lets say that i want to make an effect thats all it does is to change the buffer size,
so in the FRAME_SETUP i set the new height and width,
then, in the RENDER i have a problem because the input (params->u.ld.data) is not the same size as the output (output->data)
so i can't copy the pixels from one to another...
what is the right way to deal with this?
(i know the PF_COPY can manage this problem, but i want to know to do it myself)
you're asking something very general.
if it's just a matter of copying the input buffer into the center of the enlarged output buffer, then PF_COPY takes two rectangles with which you can resolve this issue easily.
there are a few other transformation functions that can handle the translation of images between buffers of different sizes. (transform_world() for instance)
if by "do it myself" you mean to ask how to access the image buffers directly in RAM, the take a look in the CCU sample project.
the drawing of the green circle is done directly into each pixel's location in memory.
this way you can copy data between buffers of different sizes. (or do any other thing, now that you can access random pixels in any buffer)
i'll check the transform functions, and the CCU sample as u suggested...
what i'm trying to figure out is if i make some effects on an image (like change the color and the alpha in the pixels)
and addtionally i want to change the output buffer, i can't understand how to both in the some effect.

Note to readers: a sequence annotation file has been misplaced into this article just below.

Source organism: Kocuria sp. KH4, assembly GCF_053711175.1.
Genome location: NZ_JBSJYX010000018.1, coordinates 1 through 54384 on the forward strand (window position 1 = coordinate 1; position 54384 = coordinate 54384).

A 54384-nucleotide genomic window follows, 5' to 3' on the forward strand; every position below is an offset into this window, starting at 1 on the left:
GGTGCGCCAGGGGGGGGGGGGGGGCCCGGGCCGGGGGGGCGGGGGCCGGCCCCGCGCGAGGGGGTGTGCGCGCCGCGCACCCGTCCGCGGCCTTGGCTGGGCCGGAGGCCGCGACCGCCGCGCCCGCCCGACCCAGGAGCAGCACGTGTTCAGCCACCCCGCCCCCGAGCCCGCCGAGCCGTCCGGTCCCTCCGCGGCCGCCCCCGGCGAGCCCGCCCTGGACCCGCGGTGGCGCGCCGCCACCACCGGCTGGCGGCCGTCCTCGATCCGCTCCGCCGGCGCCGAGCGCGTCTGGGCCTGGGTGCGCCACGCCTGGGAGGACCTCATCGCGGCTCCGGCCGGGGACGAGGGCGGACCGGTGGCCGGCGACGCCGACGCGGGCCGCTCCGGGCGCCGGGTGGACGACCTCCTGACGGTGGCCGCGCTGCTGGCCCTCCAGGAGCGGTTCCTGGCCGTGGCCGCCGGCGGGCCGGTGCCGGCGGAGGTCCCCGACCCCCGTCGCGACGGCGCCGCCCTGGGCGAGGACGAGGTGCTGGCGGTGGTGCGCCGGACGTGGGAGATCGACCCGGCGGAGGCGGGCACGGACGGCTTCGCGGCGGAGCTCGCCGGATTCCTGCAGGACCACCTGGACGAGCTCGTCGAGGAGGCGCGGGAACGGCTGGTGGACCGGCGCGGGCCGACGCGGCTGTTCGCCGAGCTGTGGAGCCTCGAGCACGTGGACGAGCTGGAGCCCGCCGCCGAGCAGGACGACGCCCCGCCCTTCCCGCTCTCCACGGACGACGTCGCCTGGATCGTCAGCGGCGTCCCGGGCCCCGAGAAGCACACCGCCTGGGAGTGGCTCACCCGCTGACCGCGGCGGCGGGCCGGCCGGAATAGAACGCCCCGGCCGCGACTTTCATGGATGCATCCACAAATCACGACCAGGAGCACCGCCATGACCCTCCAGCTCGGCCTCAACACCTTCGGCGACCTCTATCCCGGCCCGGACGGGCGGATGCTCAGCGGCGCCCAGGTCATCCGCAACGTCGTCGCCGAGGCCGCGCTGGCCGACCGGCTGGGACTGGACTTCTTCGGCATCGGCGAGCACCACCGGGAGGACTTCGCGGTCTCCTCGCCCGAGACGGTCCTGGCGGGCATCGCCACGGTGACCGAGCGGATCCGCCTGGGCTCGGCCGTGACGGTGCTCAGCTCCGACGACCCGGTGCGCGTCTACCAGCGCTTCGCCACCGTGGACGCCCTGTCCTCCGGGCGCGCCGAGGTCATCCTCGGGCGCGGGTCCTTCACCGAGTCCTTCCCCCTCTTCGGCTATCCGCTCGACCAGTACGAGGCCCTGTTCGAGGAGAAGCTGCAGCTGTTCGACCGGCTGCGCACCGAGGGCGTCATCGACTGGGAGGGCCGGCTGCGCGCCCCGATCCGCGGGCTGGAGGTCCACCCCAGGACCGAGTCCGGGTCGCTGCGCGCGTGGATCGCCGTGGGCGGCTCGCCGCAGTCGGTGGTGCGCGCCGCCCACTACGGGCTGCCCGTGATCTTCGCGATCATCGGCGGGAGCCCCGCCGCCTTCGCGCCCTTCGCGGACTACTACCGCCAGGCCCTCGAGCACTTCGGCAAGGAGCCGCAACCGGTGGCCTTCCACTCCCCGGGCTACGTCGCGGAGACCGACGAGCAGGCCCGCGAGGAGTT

i can allocate a new PF_EffectWorld make the modification on the new one and then copy it to the output, but i suspect there a better way...
actually, that's pretty much it.
it's now up to you to optimize the process.
a couple of examples:
a blur effect is calculated over the expanded buffer,
so you copy the small input to the large output, and blur the output buffer.
a warp effect would iterate over the large output, calculate it's origin pixel, and copy it from the small input.
if you want to color correct the image while expanding the buffer because... i don't know... you have fat pixels, the you can either copy the small input into a small intermediate, process the intermediate and then copy to the large output.
or, you can work directly on the small input (you can do that technically, just test your plug-in thoroughly), and copy the result to the output.
only you know what you want to do,
so figure out the route with the least redundant operations.
fun fun fun!
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